Object detection has received great attention during recent years. Pedestrian detection is a canonical sub-problem that remains a popular topic of research due to its diverse applications.
Despite the extensive research on pedestrian detection, recent papers still show significant improvements, suggesting that a saturation point has not yet been reached. In this paper we analyse the gap between the state of the art and a newly created human baseline (section 3.1). The results indicate that there is still a ten fold improvement to be made before reaching human performance. We aim to investigate which factors will help close this gap.
We analyse failure cases of top performing pedestrian detectors and diagnose what should be changed to further push performance. We show several different analysis, including human inspection, automated analysis of problem cases (e.g. blur, contrast), and oracle experiments (section 3.2). Our results indicate that localisation is an important source of high confidence false positives. We address this aspect by improving the training set alignment quality, both by manually sanitising the Caltech training annotations and via algorithmic means for the remaining training samples (sections 3.3 and 4.1).
To address background versus foreground discrimination, we study convnets for pedestrian detection, and discuss which factors affect their performance (section 4.2).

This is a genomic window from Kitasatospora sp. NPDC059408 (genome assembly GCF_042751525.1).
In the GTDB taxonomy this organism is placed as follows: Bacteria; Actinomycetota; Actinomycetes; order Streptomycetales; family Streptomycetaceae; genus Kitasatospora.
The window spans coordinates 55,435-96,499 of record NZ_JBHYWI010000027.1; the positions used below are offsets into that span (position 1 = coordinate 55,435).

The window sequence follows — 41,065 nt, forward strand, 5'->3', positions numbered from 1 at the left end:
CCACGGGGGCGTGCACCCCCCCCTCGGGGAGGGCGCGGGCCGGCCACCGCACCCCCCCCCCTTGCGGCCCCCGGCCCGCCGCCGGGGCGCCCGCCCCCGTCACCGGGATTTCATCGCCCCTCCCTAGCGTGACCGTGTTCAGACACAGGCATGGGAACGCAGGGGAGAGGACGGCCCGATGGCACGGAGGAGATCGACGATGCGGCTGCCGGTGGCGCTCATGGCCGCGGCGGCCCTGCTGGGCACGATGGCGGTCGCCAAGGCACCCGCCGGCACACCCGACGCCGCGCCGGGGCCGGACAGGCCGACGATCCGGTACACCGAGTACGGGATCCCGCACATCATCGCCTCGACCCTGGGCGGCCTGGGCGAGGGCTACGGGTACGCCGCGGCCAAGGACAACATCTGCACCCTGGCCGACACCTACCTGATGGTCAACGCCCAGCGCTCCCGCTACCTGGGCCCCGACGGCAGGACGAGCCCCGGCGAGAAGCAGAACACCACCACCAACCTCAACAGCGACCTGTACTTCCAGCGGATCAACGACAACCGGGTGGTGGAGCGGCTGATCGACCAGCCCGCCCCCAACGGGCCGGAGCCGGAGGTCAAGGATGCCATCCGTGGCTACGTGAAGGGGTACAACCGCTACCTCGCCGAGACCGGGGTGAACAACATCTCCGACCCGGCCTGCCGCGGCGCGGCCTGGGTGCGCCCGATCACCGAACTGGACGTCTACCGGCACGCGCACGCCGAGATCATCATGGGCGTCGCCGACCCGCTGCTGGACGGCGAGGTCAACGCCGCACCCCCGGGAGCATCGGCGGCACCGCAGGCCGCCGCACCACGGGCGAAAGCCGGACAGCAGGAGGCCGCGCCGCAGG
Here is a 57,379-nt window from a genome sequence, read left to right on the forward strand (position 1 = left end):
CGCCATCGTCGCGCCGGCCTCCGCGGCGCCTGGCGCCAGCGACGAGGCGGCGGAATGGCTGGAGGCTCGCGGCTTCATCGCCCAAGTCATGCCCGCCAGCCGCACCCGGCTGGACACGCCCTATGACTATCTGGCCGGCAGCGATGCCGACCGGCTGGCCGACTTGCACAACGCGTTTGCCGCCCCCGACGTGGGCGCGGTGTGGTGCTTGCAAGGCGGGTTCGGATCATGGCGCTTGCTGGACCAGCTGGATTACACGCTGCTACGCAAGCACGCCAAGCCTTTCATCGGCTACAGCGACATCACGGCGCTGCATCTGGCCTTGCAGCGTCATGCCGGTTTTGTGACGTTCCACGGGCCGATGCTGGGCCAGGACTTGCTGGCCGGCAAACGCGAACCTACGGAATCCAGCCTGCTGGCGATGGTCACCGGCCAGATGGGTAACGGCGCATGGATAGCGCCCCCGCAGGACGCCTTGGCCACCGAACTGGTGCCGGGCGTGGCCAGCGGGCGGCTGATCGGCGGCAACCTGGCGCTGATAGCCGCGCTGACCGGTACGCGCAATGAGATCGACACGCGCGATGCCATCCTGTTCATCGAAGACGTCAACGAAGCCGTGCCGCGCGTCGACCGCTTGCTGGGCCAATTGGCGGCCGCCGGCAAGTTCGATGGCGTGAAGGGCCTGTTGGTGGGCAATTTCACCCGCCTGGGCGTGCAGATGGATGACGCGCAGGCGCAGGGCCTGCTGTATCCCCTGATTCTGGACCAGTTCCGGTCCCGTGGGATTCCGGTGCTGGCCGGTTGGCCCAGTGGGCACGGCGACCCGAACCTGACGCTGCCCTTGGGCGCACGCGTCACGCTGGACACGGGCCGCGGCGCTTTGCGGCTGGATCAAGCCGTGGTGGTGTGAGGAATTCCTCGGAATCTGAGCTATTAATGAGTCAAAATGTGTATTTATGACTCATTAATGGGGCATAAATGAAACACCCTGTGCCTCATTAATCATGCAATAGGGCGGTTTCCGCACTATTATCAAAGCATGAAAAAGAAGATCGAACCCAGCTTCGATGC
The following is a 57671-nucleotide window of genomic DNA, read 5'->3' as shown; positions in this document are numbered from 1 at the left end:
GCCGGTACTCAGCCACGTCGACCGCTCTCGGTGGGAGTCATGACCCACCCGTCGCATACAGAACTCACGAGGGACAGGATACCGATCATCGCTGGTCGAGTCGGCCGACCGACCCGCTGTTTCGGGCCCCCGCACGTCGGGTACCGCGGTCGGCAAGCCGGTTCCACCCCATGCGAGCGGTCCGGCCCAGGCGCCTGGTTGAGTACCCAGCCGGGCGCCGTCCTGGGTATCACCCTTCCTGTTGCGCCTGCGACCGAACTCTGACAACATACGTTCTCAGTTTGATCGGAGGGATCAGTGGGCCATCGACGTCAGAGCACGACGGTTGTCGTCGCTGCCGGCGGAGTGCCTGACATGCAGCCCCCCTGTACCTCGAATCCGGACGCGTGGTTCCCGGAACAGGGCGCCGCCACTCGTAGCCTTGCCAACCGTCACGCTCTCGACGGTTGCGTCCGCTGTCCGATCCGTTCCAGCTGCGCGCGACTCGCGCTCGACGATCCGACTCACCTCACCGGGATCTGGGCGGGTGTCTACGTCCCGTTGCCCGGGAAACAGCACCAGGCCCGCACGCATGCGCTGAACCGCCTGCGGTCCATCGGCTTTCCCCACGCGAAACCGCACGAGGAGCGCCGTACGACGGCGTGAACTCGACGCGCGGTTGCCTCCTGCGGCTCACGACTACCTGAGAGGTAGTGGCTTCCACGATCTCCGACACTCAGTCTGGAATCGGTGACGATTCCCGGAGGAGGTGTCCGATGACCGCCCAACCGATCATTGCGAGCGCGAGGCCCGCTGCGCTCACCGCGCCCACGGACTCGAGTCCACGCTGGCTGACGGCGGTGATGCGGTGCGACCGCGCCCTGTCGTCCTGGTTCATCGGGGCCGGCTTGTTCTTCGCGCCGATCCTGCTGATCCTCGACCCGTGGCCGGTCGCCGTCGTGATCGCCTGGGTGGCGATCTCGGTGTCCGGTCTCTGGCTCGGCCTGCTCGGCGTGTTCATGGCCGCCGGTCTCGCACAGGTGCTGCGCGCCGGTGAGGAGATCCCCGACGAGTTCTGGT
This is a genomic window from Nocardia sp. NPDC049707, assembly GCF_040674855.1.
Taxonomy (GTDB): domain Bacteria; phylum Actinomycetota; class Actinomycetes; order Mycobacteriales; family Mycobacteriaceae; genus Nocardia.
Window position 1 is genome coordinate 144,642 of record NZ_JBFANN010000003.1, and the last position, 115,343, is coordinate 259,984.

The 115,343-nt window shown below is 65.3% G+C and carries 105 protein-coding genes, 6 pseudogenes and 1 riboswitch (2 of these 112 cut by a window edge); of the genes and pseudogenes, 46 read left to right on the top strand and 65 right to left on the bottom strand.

1.1 Related work
In the last years, diverse efforts have been made to improve the performance of pedestrian detection. Following the success of integral channel feature detector (ICF) [6, 5], many variants [22, 24, 16, 18, 23] were proposed and showed significant improvement. A recent review of pedestrian detection  concludes that improved features have been driving performance and are likely to continue doing so. It also shows that optical flow  and context information  are complementary to image features and can further boost detection accuracy.
By fine-tuning a model pre-trained on external data convolution neural networks (convnets) have also reached state-of-the-art performance[15, 20].
Most of the recent papers focus on introducing novelty and better results, but neglect the analysis of the resulting system. Some analysis work can be found for general object detection [1, 14]; in contrast, in the field of pedestrian detection, this kind of analysis is rarely done. In 2008,  provided a failure analysis on the INRIA dataset, which is relatively small. The best method considered in the 2012 Caltech dataset survey  had more false positives at recall than the methods considered here, and no method had reached the mark.
Since pedestrian detection has improved significantly in recent years, a deeper and more comprehensive analysis based on state-of-the-art detectors is valuable to provide better understanding as to where future efforts would best be invested.
Our key contributions are as follows:
(a) We provide a detailed analysis of a state-of-the-art pedestrian detector, providing insights into failure cases.